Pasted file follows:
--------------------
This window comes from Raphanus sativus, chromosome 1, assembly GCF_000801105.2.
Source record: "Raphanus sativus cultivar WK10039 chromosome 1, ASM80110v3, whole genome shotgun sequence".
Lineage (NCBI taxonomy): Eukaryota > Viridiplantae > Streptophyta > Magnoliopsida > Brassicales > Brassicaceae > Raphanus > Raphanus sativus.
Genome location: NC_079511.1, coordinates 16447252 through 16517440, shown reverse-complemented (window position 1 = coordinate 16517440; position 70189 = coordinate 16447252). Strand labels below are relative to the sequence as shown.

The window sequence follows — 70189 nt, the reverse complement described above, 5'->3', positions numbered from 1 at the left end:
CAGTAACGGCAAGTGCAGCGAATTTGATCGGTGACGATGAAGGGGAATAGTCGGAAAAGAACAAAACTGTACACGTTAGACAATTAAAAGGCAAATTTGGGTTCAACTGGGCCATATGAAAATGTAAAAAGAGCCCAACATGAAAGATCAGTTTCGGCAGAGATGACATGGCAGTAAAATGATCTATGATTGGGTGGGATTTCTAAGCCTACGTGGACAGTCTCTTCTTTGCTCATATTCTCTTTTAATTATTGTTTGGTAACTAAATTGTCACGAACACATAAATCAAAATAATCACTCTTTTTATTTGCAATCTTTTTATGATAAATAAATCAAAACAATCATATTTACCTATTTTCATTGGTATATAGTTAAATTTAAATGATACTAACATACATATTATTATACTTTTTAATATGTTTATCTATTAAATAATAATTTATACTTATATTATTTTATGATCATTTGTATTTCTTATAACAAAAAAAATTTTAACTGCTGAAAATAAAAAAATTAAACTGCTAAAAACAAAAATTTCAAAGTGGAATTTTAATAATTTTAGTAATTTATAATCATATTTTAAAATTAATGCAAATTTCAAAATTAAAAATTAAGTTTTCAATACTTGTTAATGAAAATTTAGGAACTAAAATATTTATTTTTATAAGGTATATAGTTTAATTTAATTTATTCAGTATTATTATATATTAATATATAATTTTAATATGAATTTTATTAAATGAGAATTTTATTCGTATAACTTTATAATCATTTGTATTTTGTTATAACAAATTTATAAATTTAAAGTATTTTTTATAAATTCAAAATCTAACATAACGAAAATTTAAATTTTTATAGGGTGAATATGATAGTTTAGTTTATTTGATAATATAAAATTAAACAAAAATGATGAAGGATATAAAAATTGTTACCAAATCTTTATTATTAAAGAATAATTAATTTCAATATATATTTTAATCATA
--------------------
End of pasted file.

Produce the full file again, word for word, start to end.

This window comes from Raphanus sativus, chromosome 1, assembly GCF_000801105.2.
Source record: "Raphanus sativus cultivar WK10039 chromosome 1, ASM80110v3, whole genome shotgun sequence".
Lineage (NCBI taxonomy): Eukaryota > Viridiplantae > Streptophyta > Magnoliopsida > Brassicales > Brassicaceae > Raphanus > Raphanus sativus.
Genome location: NC_079511.1, coordinates 16447252 through 16517440, shown reverse-complemented (window position 1 = coordinate 16517440; position 70189 = coordinate 16447252). Strand labels below are relative to the sequence as shown.

The window sequence follows — 70189 nt, the reverse complement described above, 5'->3', positions numbered from 1 at the left end:
CAGTAACGGCAAGTGCAGCGAATTTGATCGGTGACGATGAAGGGGAATAGTCGGAAAAGAACAAAACTGTACACGTTAGACAATTAAAAGGCAAATTTGGGTTCAACTGGGCCATATGAAAATGTAAAAAGAGCCCAACATGAAAGATCAGTTTCGGCAGAGATGACATGGCAGTAAAATGATCTATGATTGGGTGGGATTTCTAAGCCTACGTGGACAGTCTCTTCTTTGCTCATATTCTCTTTTAATTATTGTTTGGTAACTAAATTGTCACGAACACATAAATCAAAATAATCACTCTTTTTATTTGCAATCTTTTTATGATAAATAAATCAAAACAATCATATTTACCTATTTTCATTGGTATATAGTTAAATTTAAATGATACTAACATACATATTATTATACTTTTTAATATGTTTATCTATTAAATAATAATTTATACTTATATTATTTTATGATCATTTGTATTTCTTATAACAAAAAAAATTTTAACTGCTGAAAATAAAAAAATTAAACTGCTAAAAACAAAAATTTCAAAGTGGAATTTTAATAATTTTAGTAATTTATAATCATATTTTAAAATTAATGCAAATTTCAAAATTAAAAATTAAGTTTTCAATACTTGTTAATGAAAATTTAGGAACTAAAATATTTATTTTTATAAGGTATATAGTTTAATTTAATTTATTCAGTATTATTATATATTAATATATAATTTTAATATGAATTTTATTAAATGAGAATTTTATTCGTATAACTTTATAATCATTTGTATTTTGTTATAACAAATTTATAAATTTAAAGTATTTTTTATAAATTCAAAATCTAACATAACGAAAATTTAAATTTTTATAGGGTGAATATGATAGTTTAGTTTATTTGATAATATAAAATTAAACAAAAATGATGAAGGATATAAAAATTGTTACCAAATCTTTATTATTAAAGAATAATTAATTTCAATATATATTTTAATCATA